District Court for the Middle District of Tennessee Grants MERS’ Motion to Dismiss
Court Confirms Validity of MERS’ Role as Nominee and Beneficiary under Deed of Trust
FOR IMMEDIATE RELEASE
CONTACT: Janis Smith
Reston, Virginia, August 18, 2015—MERSCORP Holdings, Inc. today announced that the United States District Court for the Middle District of Tennessee Nashville Division granted MERS’ motion and dismissed a borrower lawsuit challenging MERS’ role in a Tennessee deed of trust.
In pdf Johnson v. Broker Solutions, Inc. (140 KB) , plaintiffs alleged 11 causes of action attacking the securitization of their mortgage loan and relied on a “property securitization analysis report” provided by a third party.
In his report and recommendation, U.S. Magistrate Judge John S. Bryant rejected the plaintiffs’ argument that MERS cannot be a real party in interest in a securitized mortgage. Magistrate Bryant quoted pdf Dauenhauer v. Bank N.Y. Mellon (282 KB) , which held that “[c]ourts nationally, including Tennessee’s, have consistently approved MERS’ role in loans when designated as the nominee and beneficiary under a deed of trust.” Magistrate Judge Bryant held that because the plaintiffs’ deed of trust named MERS as nominee and beneficiary, “the role of MERS was valid and Plaintiffs’ claim fails as a matter of law.”
Further, Magistrate Judge Bryant identified a “flood of cases” where courts have addressed claims and “certified forensic audit” or “property securitization analysis reports” that are almost identical to the claims and report presented in the plaintiffs’ complaint. He cited the United States District Court for the Western District of Tennessee’s recent decision in pdf Renfroe v. Flagstar Bank (207 KB) , which noted that Renfroe’s allegations had been copied verbatim from a generic complaint readily available online and also confirmed the validity of MERS’ role as nominee and beneficiary of a deed of trust. Judge Todd J. Campbell of the United States District Court for the Middle District of Tennessee adopted Magistrate Bryant’s report and recommendation, and he dismissed the case on August 11, 2015.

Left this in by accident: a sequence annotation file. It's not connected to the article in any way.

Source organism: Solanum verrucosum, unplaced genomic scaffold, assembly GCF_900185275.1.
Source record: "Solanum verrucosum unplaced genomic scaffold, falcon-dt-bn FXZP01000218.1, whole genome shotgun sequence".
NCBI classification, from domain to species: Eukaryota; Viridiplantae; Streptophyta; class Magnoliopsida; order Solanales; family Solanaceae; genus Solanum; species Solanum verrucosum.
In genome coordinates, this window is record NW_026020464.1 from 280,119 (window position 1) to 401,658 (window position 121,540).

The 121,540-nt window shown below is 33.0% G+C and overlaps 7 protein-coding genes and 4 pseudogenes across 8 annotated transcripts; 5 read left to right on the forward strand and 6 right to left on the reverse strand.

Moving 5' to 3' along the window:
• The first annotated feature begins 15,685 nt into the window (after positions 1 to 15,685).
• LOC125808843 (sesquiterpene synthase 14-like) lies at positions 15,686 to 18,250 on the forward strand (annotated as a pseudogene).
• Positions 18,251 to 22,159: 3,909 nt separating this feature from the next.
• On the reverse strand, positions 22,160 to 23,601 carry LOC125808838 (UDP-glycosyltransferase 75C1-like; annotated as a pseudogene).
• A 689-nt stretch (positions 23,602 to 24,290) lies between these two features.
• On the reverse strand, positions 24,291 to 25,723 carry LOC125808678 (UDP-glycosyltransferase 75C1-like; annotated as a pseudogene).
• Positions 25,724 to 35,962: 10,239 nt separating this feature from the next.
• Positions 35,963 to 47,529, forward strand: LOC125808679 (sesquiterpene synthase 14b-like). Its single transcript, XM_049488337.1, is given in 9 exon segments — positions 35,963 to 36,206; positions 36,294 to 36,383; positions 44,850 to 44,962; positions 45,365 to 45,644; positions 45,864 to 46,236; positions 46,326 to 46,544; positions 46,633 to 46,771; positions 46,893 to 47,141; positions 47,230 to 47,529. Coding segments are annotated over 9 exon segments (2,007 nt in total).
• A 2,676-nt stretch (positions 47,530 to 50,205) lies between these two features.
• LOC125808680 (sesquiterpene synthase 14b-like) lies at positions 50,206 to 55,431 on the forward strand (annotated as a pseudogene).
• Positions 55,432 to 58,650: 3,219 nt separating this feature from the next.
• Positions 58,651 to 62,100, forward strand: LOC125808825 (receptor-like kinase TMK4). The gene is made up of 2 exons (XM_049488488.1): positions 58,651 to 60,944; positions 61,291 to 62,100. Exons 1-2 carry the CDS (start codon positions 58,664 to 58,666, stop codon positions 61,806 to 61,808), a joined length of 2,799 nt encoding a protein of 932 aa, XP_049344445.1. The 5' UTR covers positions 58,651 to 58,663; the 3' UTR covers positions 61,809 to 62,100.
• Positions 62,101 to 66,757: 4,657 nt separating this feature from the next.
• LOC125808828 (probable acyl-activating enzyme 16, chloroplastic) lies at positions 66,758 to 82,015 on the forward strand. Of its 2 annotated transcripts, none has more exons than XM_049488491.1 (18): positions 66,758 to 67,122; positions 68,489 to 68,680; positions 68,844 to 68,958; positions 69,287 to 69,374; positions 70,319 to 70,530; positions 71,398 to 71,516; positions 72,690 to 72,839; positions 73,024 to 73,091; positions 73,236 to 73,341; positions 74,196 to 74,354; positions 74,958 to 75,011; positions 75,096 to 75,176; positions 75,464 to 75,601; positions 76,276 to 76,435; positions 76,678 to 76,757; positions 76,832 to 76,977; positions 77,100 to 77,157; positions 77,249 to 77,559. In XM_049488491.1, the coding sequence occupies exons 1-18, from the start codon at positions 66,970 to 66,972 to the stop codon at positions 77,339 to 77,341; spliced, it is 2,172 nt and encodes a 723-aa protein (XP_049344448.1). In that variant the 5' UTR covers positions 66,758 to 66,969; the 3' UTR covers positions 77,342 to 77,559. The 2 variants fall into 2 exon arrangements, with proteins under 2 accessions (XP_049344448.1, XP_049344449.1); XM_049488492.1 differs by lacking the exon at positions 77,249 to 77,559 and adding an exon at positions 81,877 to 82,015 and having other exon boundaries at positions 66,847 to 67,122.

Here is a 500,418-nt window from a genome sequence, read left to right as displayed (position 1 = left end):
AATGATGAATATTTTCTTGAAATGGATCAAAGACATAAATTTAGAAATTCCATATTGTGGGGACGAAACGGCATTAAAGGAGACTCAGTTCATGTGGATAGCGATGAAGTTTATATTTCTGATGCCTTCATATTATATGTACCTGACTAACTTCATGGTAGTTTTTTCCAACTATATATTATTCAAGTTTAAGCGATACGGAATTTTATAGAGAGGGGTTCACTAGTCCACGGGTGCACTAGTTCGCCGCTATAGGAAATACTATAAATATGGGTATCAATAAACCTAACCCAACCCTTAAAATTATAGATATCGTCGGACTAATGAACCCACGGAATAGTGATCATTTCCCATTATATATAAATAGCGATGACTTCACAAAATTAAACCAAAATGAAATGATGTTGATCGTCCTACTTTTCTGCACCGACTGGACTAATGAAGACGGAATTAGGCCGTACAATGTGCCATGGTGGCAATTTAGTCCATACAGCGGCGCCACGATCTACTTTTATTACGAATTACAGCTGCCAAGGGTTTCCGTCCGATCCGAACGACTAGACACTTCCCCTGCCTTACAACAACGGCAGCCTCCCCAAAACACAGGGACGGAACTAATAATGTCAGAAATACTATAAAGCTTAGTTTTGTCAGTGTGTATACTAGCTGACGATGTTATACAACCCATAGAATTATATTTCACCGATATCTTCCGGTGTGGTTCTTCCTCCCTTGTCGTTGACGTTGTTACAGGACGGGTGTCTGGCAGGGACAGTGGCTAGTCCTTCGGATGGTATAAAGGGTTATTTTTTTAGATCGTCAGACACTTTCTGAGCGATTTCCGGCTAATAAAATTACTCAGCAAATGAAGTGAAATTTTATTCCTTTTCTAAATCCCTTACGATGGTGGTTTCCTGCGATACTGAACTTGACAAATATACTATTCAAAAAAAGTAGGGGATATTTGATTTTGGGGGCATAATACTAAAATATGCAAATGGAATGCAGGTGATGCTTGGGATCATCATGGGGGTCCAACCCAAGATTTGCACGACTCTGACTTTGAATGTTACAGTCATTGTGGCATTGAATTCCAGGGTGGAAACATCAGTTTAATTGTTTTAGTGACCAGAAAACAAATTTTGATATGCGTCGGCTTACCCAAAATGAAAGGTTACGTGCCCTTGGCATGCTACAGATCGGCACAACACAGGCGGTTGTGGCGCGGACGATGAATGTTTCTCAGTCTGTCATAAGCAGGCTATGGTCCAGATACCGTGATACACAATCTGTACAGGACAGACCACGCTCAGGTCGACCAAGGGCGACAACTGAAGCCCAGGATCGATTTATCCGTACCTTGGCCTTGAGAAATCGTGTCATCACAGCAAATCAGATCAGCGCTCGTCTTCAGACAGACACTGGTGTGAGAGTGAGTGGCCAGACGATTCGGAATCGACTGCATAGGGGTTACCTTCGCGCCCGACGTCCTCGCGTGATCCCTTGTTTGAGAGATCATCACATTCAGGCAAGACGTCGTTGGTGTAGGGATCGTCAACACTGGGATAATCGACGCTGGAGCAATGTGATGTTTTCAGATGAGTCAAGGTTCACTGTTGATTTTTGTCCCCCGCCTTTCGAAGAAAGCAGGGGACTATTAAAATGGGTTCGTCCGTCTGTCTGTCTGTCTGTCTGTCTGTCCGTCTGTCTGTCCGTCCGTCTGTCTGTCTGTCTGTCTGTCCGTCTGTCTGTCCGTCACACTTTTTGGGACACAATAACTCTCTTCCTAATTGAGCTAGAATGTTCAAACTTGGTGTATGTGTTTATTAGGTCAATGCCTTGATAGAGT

“We are pleased that the district court relied on case law that has consistently upheld MERS’ role as nominee and beneficiary under a deed of trust,” said MERSCORP Holdings Vice President for Corporate Communications, Janis Smith.
For descriptions of cases and other materials pertaining to MERS’ business model and role in U.S. housing, please visit www.mersinc.org.
MERSCORP Holdings, Inc. is a privately held corporation that owns and manages the MERS® System and all other MERS® products. It is a member-based organization made up of thousands of lenders, servicers, sub-servicers, investors and government institutions. Mortgage Electronic Registration Systems, Inc. (MERS) serves as the mortgagee in the land records for loans registered on the MERS® System, and is a nominee (or agent) for the owner of the promissory note. The MERS® System is a national electronic database that tracks changes in mortgage servicing and beneficial ownership interests in residential mortgage loans on behalf of its members.